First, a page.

Brexit hasn’t caused the sky to fall in (yet). In the run-up to the referendum vote in June 2016, the British government issued dire predictions of the short-term consequences of voting to leave the European Union. Ultimately, however, the UK economy proved surprisingly resilient. Analysts, of course, point out that Brexit hasn’t actually happened yet (and, even then, Britain is beginning to feel the pinch from a weaker pound and rising inflation).
Economists weren’t the only ones who made failed predictions, however. Many people also thought Brexit might herald the break-up of the European Union. The Netherlands could be next with ‘Nexit’, then France could vote for ‘Frexit’, Denmark could choose ‘Dexit’, and the Swedes could choose… ‘Sexit’?
Soon, however, a sense of normalcy returned. European leaders shrugged their shoulders, and declared that Brexit wasn’t “the end of the world”. Like the British economy in the early months after the Brexit vote, the European Union seems unexpectedly robust. But for how long?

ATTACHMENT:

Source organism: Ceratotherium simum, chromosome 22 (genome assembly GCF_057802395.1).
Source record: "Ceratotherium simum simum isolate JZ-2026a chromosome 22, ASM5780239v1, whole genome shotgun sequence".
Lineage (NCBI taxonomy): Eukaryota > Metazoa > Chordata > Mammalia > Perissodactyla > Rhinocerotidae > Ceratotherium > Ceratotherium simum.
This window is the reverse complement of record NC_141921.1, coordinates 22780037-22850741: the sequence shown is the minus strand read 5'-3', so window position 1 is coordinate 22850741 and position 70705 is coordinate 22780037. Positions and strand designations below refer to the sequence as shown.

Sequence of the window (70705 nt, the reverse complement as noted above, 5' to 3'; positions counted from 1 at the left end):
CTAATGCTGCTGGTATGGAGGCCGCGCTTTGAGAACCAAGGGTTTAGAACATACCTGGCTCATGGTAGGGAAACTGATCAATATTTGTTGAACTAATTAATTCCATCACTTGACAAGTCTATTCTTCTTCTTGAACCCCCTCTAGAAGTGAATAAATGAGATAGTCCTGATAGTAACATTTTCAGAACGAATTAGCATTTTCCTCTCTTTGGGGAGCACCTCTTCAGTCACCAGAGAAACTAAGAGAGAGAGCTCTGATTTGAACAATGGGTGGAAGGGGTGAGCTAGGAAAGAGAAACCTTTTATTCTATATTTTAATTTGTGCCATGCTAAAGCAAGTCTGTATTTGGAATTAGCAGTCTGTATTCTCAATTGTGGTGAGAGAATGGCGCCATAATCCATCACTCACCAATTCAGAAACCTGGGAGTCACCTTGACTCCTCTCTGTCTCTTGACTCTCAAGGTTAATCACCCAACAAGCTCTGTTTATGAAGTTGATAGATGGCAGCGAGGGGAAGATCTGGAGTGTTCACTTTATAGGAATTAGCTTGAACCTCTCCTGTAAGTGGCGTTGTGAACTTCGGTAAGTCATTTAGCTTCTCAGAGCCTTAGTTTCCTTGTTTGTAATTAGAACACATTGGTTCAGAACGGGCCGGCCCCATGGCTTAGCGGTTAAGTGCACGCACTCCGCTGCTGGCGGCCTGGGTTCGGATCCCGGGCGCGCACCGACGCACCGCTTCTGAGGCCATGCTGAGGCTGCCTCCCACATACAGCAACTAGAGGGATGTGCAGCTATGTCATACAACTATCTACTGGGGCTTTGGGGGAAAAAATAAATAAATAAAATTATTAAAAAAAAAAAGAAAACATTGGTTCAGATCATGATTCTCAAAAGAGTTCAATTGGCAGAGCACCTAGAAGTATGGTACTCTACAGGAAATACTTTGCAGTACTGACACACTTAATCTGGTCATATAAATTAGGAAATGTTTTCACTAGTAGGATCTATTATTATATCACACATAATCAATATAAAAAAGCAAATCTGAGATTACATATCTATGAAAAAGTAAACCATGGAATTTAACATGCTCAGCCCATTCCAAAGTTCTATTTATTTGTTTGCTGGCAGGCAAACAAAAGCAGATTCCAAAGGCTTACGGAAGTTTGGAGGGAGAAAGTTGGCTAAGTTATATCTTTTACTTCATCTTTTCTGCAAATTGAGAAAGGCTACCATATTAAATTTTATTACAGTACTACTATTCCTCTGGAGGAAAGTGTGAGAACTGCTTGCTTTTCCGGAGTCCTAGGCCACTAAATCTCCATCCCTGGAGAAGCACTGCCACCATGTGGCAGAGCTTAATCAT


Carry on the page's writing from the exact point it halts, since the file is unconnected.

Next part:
We had a comment sent in on our “Suggest a Debate” page from Dexter, who asked if the EU could survive another Member State leaving after Brexit.
The Brexit negotiations could establish a precedent. If the UK tests the waters (and doesn’t drown or get eaten by sharks) then one or two others may paddle out to join it. Membership of the European Union could become much more fluid, with members leaving and joining without upsetting the greater whole.
Of course, Britain is not a member of the Single Currency. As complicated as Brexit negotiations will be (and they will be complicated enough), things would be unimaginably more difficult for any country wanting to leave the Eurozone. The American economist Barry Eichengreen was writing a decade ago about the difficulties of exiting the euro, and his argument still applies. And if one of the big founding countries, such as France or Germany, decided to leave then surely it would be game over for the EU.
Could the EU survive another member leaving after Brexit? Could Sweden or Denmark follow Britain out the door without leading to the collapse of the EU? Or would the whole house of cards come tumbling down? Let us know your thoughts and comments in the form below and we’ll take them to policymakers and experts for their reactions!